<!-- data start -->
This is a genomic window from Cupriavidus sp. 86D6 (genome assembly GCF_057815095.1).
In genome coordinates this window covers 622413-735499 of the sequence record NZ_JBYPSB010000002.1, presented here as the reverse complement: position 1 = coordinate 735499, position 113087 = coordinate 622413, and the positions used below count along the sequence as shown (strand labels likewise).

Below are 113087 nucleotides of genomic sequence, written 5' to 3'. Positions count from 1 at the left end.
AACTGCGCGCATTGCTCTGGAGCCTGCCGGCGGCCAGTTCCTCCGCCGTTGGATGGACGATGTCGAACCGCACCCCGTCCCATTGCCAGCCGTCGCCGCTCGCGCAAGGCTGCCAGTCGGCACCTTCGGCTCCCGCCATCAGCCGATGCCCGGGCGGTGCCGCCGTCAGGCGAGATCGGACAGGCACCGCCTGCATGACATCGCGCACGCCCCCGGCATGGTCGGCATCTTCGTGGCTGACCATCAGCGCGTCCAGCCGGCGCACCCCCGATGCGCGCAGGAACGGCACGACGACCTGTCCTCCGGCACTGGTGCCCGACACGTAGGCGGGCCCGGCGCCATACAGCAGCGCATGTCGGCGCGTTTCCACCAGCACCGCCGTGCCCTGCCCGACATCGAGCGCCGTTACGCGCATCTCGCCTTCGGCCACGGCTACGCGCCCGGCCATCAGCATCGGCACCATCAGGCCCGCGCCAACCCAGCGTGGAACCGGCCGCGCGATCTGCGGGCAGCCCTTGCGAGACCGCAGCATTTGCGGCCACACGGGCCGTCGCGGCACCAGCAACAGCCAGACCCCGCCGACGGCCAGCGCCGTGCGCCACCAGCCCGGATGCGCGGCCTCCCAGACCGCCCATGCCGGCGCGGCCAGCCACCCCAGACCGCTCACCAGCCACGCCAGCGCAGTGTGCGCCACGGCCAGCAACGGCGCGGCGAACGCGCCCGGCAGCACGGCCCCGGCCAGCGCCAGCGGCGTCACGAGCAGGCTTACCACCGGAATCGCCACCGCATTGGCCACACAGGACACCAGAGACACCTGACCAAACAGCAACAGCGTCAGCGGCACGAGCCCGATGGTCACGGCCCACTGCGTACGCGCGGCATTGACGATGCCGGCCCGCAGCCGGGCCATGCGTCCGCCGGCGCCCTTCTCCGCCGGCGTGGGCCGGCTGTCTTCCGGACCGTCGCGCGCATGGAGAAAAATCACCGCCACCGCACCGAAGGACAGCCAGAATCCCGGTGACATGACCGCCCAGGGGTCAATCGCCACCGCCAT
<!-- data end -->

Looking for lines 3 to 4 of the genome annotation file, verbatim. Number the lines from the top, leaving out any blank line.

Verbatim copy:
Below are 113087 nucleotides of genomic sequence, written 5' to 3'. Positions count from 1 at the left end.
AACTGCGCGCATTGCTCTGGAGCCTGCCGGCGGCCAGTTCCTCCGCCGTTGGATGGACGATGTCGAACCGCACCCCGTCCCATTGCCAGCCGTCGCCGCTCGCGCAAGGCTGCCAGTCGGCACCTTCGGCTCCCGCCATCAGCCGATGCCCGGGCGGTGCCGCCGTCAGGCGAGATCGGACAGGCACCGCCTGCATGACATCGCGCACGCCCCCGGCATGGTCGGCATCTTCGTGGCTGACCATCAGCGCGTCCAGCCGGCGCACCCCCGATGCGCGCAGGAACGGCACGACGACCTGTCCTCCGGCACTGGTGCCCGACACGTAGGCGGGCCCGGCGCCATACAGCAGCGCATGTCGGCGCGTTTCCACCAGCACCGCCGTGCCCTGCCCGACATCGAGCGCCGTTACGCGCATCTCGCCTTCGGCCACGGCTACGCGCCCGGCCATCAGCATCGGCACCATCAGGCCCGCGCCAACCCAGCGTGGAACCGGCCGCGCGATCTGCGGGCAGCCCTTGCGAGACCGCAGCATTTGCGGCCACACGGGCCGTCGCGGCACCAGCAACAGCCAGACCCCGCCGACGGCCAGCGCCGTGCGCCACCAGCCCGGATGCGCGGCCTCCCAGACCGCCCATGCCGGCGCGGCCAGCCACCCCAGACCGCTCACCAGCCACGCCAGCGCAGTGTGCGCCACGGCCAGCAACGGCGCGGCGAACGCGCCCGGCAGCACGGCCCCGGCCAGCGCCAGCGGCGTCACGAGCAGGCTTACCACCGGAATCGCCACCGCATTGGCCACACAGGACACCAGAGACACCTGACCAAACAGCAACAGCGTCAGCGGCACGAGCCCGATGGTCACGGCCCACTGCGTACGCGCGGCATTGACGATGCCGGCCCGCAGCCGGGCCATGCGTCCGCCGGCGCCCTTCTCCGCCGGCGTGGGCCGGCTGTCTTCCGGACCGTCGCGCGCATGGAGAAAAATCACCGCCACCGCACCGAAGGACAGCCAGAATCCCGGTGACATGACCGCCCAGGGGTCAATCGCCACCGCCAT